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A large national trade group advocating for senior living and other long-term care providers is urging its members to “carefully evaluate their existing classifications” of workers following the Tuesday announcement of a new federal rule pertaining to independent contractors.

“The Department of Labor has put a strong emphasis on ensuring proper classification, and we can expect those efforts to continue,” LeadingAge Vice President of Legal Affairs Jonathan Lips told McKnight’s Senior Living on Tuesday. “Now that the final rule is released, we are carefully reviewing the content and its implications for providers and urge our members to carefully evaluate their existing classifications based on the new regulations.”

The rule comes as senior living providers continue to face workforce shortages and sometimes turn to staffing agencies for help.

Another association, Argentum, said that the rule “unfortunately” will result in many workers being unfairly classified as employees and “depriving them of their choice of the manner in which they wish to work.”

“The senior living industry lost hundreds of thousands of jobs during the pandemic, and while the situation is gradually improving, many communities are still struggling to recruit, hire and retain employees,” Argentum Senior Vice President of Public Policy Maggie Elehwany told McKnight’s Senior Living. “We are concerned that the rule, coupled with other proposed federal regulations, will only serve to exacerbate the workforce shortage and wipe out some of the recent modest gains communities have made in recruiting individuals to help care for our seniors.”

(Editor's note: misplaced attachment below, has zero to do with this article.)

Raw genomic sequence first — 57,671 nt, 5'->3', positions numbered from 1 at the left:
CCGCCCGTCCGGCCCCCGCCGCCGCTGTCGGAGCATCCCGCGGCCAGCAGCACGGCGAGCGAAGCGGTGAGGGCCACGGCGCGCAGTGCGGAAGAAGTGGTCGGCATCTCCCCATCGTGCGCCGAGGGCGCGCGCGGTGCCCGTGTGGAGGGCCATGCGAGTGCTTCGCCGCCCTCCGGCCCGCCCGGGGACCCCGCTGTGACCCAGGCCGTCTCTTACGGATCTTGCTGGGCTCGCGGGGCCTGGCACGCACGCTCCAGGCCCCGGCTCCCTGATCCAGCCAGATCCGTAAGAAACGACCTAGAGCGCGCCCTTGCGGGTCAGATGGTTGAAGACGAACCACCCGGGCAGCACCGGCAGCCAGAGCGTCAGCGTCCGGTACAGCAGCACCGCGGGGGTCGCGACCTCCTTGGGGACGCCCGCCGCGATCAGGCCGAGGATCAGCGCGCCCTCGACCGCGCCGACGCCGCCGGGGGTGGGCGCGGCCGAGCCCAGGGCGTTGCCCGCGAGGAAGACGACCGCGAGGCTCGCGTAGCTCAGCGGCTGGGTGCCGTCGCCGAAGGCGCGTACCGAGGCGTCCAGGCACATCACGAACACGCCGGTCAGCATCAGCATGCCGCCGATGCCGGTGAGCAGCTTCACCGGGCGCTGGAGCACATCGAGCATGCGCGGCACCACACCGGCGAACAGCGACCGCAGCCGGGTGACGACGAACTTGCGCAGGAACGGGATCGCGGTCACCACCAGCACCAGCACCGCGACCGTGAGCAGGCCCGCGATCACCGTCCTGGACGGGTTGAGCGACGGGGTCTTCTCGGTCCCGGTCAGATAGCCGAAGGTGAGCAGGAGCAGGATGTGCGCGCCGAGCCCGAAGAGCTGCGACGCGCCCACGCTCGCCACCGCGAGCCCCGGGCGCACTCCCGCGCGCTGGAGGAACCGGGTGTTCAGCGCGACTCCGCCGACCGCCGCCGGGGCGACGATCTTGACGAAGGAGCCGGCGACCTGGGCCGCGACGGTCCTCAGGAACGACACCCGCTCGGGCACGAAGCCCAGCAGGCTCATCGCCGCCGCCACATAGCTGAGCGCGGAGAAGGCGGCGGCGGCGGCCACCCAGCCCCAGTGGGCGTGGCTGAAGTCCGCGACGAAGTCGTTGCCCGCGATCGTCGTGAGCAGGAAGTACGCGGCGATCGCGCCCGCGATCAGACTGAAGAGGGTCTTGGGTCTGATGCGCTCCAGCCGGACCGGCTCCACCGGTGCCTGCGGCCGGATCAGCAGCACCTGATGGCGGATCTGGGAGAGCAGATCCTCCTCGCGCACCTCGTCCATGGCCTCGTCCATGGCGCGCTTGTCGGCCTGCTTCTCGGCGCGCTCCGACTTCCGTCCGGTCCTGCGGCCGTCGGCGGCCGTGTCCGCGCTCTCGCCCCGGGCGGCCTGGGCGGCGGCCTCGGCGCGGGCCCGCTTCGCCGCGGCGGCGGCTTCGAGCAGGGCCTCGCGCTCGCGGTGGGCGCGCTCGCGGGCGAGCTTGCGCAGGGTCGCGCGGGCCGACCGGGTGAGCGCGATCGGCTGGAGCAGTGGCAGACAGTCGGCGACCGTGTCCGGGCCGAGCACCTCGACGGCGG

Additional experts are concerned that providers will face greater legal and financial burdens under the rule.

The US Department of Labor announced the final rule Tuesday morning, clarifying its interpretation of the Fair Labor Standards Act’s classification of workers as independent contractors. The final rule largely mirror’s the rule it proposed in October 2022, retaining the framework it laid out for determining independent contractor status versus employee status. 

The new rule restores the multifactor analysis to determine independent contractor status, including any opportunity for profit or loss a worker might have; the financial nature of any resources a worker invested in the work; the degree of permanence of the work relationship; the degree of control and employer has over someone’s work; whether the work done is essential to the employer’s business; and a worker’s skill and initiative.

That “control” piece is something senior living and care providers will be reviewing carefully. 

The DOL said that the new rule will provide “a consistent approach for businesses that engage with individuals who are in business for themselves” and ensure that “employers that comply with the law are not placed at a competitive disadvantage when competing against employers that misclassify employees.”

The US Chamber of Commerce, a national business advocacy organization, called the new regulation “harmful” and “clearly biased” toward labeling most independent contractors as employees, a move it said will “decrease flexibility and opportunity and result in lost earning opportunities for millions of Americans.”